Presumably, God spelled it correctly, but a computer search told Mr. Daisomont that there were some 1,900 companies with "Crossworks" in their names. So he settled on "Crosswerks."
Mr. Daisomont’s soap sculptures range in size from about four inches high and a few ounces in weight to nearly a foot high and weighing about three pounds. Some large pieces give a new meaning to "eight to the bar."
Biblical scenes include King David’s golden harp, for which he uses dental floss for the strings; Noah’s ark, both during the flood and after landing on Mount Ararat; chariots with wheels that actually turn on axles fashioned from pen cartridges; crosses and crucifixes; chalices; gates of Samson; and more.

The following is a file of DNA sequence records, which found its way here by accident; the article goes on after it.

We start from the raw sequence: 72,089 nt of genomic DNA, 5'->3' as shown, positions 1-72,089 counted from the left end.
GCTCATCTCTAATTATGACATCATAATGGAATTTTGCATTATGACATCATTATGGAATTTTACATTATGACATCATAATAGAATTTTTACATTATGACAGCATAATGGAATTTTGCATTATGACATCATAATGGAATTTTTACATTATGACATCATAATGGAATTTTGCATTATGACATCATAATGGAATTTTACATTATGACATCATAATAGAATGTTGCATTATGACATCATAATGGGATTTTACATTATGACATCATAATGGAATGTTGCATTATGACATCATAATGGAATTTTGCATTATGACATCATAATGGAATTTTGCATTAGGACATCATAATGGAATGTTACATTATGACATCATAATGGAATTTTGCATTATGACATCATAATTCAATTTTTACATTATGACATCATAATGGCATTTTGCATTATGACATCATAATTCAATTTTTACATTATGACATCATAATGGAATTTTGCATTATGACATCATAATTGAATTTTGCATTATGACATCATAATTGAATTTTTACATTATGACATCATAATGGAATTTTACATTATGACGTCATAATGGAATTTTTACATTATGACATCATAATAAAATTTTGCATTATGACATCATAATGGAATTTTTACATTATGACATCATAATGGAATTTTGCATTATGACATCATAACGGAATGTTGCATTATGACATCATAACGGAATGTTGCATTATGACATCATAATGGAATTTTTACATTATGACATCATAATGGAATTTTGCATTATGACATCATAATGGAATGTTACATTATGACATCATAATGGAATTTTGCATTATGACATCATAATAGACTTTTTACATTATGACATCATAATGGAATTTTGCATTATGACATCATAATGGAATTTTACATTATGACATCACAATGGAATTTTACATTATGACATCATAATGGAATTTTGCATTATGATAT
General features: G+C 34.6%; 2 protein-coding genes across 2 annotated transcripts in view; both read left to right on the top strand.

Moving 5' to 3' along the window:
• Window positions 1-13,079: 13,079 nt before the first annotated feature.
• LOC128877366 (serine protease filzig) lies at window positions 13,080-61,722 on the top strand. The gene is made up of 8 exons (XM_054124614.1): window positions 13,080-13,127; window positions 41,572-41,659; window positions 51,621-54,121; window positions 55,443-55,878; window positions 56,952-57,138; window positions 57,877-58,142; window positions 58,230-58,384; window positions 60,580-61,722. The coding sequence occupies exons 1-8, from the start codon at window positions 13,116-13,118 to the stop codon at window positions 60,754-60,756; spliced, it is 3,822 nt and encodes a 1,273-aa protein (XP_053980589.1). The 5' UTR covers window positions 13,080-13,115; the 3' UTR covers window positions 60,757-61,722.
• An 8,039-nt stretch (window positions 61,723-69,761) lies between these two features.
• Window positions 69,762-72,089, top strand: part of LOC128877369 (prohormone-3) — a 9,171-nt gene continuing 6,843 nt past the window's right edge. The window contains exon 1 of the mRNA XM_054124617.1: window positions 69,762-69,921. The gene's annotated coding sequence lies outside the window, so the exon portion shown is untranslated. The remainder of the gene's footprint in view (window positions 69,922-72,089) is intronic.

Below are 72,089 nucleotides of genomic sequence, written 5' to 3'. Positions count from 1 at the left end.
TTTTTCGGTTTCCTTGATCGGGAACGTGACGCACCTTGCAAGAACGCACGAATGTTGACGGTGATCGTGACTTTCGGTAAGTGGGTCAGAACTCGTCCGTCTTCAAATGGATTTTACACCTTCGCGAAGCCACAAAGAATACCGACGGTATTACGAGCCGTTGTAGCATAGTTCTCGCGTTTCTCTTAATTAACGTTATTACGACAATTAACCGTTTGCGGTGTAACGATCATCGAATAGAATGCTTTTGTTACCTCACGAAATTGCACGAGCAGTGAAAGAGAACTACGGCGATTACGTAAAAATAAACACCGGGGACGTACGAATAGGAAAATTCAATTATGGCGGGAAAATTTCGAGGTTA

Does it matter which kind of soap he uses?
"Oh, absolutely, yes. Dial soap. Actually, I tried a few different types. My buddy didn’t really know what kind of soap he used."
Mr. Daisomont discovered that a 3.2-ounce bar of Dial is dryer than most other brands and easier to work with. "I’ll go to a dollar store and buy like 16 bars at a time, three bars for a dollar. Ten days ago I bought 62 bars, and I think I have a dozen left," he said. He saves all his shavings and molds them into tiny swords, helmets, shields and bases for his sculptures.
To join several bars, he will use a carpenter’s lap joint, fit them together, pour hot water over them, drain the water and press the bars together until they are fused.
Among the more than 100 sculptures he has made are about 30 armors of God. "If you look up Ephesians, chapter 6: 10-20, it will tell you all about putting on the armor of God," he said. "I use the breastplate, the shield, the helmet; and then the sword, naturally, is the word of God."